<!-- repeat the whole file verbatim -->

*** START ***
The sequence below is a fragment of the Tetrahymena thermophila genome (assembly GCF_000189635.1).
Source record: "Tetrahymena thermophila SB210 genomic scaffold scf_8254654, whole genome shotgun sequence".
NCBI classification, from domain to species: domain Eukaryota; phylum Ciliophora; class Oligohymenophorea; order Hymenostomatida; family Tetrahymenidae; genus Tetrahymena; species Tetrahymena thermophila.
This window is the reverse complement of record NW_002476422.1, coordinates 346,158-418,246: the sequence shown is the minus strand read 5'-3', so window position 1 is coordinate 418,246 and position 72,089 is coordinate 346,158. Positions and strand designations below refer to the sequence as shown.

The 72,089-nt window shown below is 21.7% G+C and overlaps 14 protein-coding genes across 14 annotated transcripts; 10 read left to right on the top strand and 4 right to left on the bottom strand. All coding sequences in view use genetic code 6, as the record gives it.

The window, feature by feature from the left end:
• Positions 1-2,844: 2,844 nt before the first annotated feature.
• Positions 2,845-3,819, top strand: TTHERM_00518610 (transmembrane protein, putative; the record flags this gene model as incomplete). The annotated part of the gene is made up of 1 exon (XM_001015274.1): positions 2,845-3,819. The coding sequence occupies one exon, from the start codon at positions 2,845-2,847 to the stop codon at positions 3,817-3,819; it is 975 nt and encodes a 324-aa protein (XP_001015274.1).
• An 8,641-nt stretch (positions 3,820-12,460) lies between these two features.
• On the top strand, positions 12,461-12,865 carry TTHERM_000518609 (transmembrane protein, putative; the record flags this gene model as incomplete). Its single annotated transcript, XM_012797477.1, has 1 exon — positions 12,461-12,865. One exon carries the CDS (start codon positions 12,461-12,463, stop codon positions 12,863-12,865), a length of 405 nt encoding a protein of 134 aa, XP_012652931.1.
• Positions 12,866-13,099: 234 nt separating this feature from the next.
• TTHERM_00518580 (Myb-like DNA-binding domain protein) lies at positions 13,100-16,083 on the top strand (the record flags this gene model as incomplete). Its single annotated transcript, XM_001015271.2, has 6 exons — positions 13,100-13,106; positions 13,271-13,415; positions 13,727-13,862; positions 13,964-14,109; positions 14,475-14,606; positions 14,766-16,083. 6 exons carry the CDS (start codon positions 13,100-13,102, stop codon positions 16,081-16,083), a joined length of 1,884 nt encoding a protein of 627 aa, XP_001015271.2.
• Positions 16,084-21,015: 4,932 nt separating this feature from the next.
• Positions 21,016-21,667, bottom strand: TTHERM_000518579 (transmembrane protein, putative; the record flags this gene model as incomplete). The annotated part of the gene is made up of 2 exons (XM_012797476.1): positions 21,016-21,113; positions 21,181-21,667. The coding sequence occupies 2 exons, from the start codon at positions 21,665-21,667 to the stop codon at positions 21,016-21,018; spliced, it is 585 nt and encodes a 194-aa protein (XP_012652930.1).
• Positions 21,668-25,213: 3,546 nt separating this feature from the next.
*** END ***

The sequence below is a fragment of the Tetrahymena thermophila genome (assembly GCF_000189635.1).
Source record: "Tetrahymena thermophila SB210 genomic scaffold scf_8254654, whole genome shotgun sequence".
NCBI classification, from domain to species: domain Eukaryota; phylum Ciliophora; class Oligohymenophorea; order Hymenostomatida; family Tetrahymenidae; genus Tetrahymena; species Tetrahymena thermophila.
This window is the reverse complement of record NW_002476422.1, coordinates 346,158-418,246: the sequence shown is the minus strand read 5'-3', so window position 1 is coordinate 418,246 and position 72,089 is coordinate 346,158. Positions and strand designations below refer to the sequence as shown.

The 72,089-nt window shown below is 21.7% G+C and overlaps 14 protein-coding genes across 14 annotated transcripts; 10 read left to right on the top strand and 4 right to left on the bottom strand. All coding sequences in view use genetic code 6, as the record gives it.

The window, feature by feature from the left end:
• Positions 1-2,844: 2,844 nt before the first annotated feature.
• Positions 2,845-3,819, top strand: TTHERM_00518610 (transmembrane protein, putative; the record flags this gene model as incomplete). The annotated part of the gene is made up of 1 exon (XM_001015274.1): positions 2,845-3,819. The coding sequence occupies one exon, from the start codon at positions 2,845-2,847 to the stop codon at positions 3,817-3,819; it is 975 nt and encodes a 324-aa protein (XP_001015274.1).
• An 8,641-nt stretch (positions 3,820-12,460) lies between these two features.
• On the top strand, positions 12,461-12,865 carry TTHERM_000518609 (transmembrane protein, putative; the record flags this gene model as incomplete). Its single annotated transcript, XM_012797477.1, has 1 exon — positions 12,461-12,865. One exon carries the CDS (start codon positions 12,461-12,463, stop codon positions 12,863-12,865), a length of 405 nt encoding a protein of 134 aa, XP_012652931.1.
• Positions 12,866-13,099: 234 nt separating this feature from the next.
• TTHERM_00518580 (Myb-like DNA-binding domain protein) lies at positions 13,100-16,083 on the top strand (the record flags this gene model as incomplete). Its single annotated transcript, XM_001015271.2, has 6 exons — positions 13,100-13,106; positions 13,271-13,415; positions 13,727-13,862; positions 13,964-14,109; positions 14,475-14,606; positions 14,766-16,083. 6 exons carry the CDS (start codon positions 13,100-13,102, stop codon positions 16,081-16,083), a joined length of 1,884 nt encoding a protein of 627 aa, XP_001015271.2.
• Positions 16,084-21,015: 4,932 nt separating this feature from the next.
• Positions 21,016-21,667, bottom strand: TTHERM_000518579 (transmembrane protein, putative; the record flags this gene model as incomplete). The annotated part of the gene is made up of 2 exons (XM_012797476.1): positions 21,016-21,113; positions 21,181-21,667. The coding sequence occupies 2 exons, from the start codon at positions 21,665-21,667 to the stop codon at positions 21,016-21,018; spliced, it is 585 nt and encodes a 194-aa protein (XP_012652930.1).
• Positions 21,668-25,213: 3,546 nt separating this feature from the next.